“I want to also thank the Town of Aurora staff. You have my commitment that I will work hard with you in unison to do what’s in the best interests of the Town of Aurora,” he continued. “I acknowledge at times I have been difficult to work with – and you won’t say it, but I will – sometimes I’ve been annoying, but I hope you understand that I am always doing it in the best interests of the Town of Aurora. We need you, I need you, I need you to let me make the best decisions I possibly can for the residents of this Town.

“To my Council colleagues, congratulations on a fantastic election and I have a public commitment to all of you to work with you in the best interests of the Town of Aurora. I don’t have anything specific I am going to work on because I tend to commit myself across everything that comes on the public agendas and perhaps this time around it’s a little bit different and I will focus a little more on Ward 5, the wonderful Ward 5 that has so much to offer the Town of Aurora.”


In his opening remarks of his second term as Mayor, Tom Mrakas said “what’s past is prologue,” and these sentiments were echoed by Councillor Harold Kim who said it is time to move forward from some of the disagreements of past Councils and forge ahead for the common good.

“Over the past two terms I’ve had the privilege of debating motions that determine our collective quality of life in this Town, attending grand openings of exciting local businesses, brainstorming with fellow citizens on special committees and doing just about everything I never thought I would be doing when I moved to Aurora with my young family only 13 years ago,” he said. “It has been a whirlwind to say the least. I am circumspect [on this third term]. I ask myself how we can do better? How can I do better? With great optimism and enthusiasm, I present to you my hopes: first, I hope that our current and past Council members can be proud of the things that we have accomplished together in the past. Indeed, we have not always agreed, but let’s not forget that the greatest democracies thrive on debate. Because it is via debate and scrutiny [that] we can come to the best outcomes for the people we serve and for this we should be proud. Second, I hope that this next Council puts the past behind and looks soberly to the future. May we continue to examine objectively every issue to support good ideas and reject not so good ones, dispassionately and without bias.”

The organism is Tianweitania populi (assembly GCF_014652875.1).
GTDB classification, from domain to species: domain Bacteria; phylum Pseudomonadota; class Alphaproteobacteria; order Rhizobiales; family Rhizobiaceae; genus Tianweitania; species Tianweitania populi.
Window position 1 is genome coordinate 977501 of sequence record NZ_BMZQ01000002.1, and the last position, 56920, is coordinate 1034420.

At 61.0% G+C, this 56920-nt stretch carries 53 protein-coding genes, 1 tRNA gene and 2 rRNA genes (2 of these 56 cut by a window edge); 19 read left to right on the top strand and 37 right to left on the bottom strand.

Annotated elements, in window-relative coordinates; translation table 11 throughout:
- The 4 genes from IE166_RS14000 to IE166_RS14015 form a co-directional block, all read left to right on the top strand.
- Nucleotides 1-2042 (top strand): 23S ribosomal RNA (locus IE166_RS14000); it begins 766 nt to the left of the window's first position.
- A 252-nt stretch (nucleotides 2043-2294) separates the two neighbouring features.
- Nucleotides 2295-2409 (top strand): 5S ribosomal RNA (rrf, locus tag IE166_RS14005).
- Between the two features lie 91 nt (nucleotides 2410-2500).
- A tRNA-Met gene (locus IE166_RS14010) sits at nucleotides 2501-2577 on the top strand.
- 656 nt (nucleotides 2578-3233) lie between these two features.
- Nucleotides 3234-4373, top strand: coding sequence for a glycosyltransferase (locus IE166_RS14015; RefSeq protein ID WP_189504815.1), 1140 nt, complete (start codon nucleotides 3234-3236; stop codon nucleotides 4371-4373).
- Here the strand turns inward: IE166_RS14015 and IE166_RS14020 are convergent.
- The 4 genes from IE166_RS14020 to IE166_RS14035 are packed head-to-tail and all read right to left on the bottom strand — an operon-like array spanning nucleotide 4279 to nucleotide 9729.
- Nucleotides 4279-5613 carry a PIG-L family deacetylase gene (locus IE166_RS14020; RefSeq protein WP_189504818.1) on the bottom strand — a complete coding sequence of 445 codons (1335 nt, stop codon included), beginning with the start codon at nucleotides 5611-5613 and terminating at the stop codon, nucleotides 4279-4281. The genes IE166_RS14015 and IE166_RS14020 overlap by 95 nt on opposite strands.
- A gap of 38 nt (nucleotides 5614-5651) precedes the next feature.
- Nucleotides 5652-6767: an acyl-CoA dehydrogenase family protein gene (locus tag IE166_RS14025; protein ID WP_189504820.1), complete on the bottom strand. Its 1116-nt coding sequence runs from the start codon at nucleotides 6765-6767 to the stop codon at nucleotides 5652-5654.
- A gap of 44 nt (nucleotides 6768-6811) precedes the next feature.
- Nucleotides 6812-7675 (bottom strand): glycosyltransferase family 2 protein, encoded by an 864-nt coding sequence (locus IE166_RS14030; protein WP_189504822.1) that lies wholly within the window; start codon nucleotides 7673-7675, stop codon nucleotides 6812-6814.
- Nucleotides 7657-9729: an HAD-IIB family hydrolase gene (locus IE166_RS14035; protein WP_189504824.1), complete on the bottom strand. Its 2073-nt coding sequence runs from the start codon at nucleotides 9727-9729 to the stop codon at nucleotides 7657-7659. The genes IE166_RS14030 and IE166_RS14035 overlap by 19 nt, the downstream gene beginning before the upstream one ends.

Citing statements made in local media that the results of the election have changed a “4-3 [voting pattern]”, Councillor Kim said there’s a perception of “some kind of power struggle between two competing sides” but he said as “unfortunate” as it is, “such a perception might be justified.

“There’s no secret to anyone who has lived in Aurora for any length of time that the history of this Town Council has been a divisive one – one of strife and acrimonious litigation,” he said. “As a result, people have taken sides and have sometimes put personal feelings ahead of the public good. I say this not to throw stones, but hopefully to bring light to underlying issues that may hinder this Council from looking to the future. I believe it is time to clear the slate and declare that tonight is a night to start anew.

“This leads to my third and final hope: that is, I hope that we as a Council will take the time and really connect with each other personally this term so we may work cohesively as a team for the betterment of this Town. Let’s leave the past behind us and once and for all look forward.”

Brock Weir, Local Journalism Initiative Reporter, The Auroran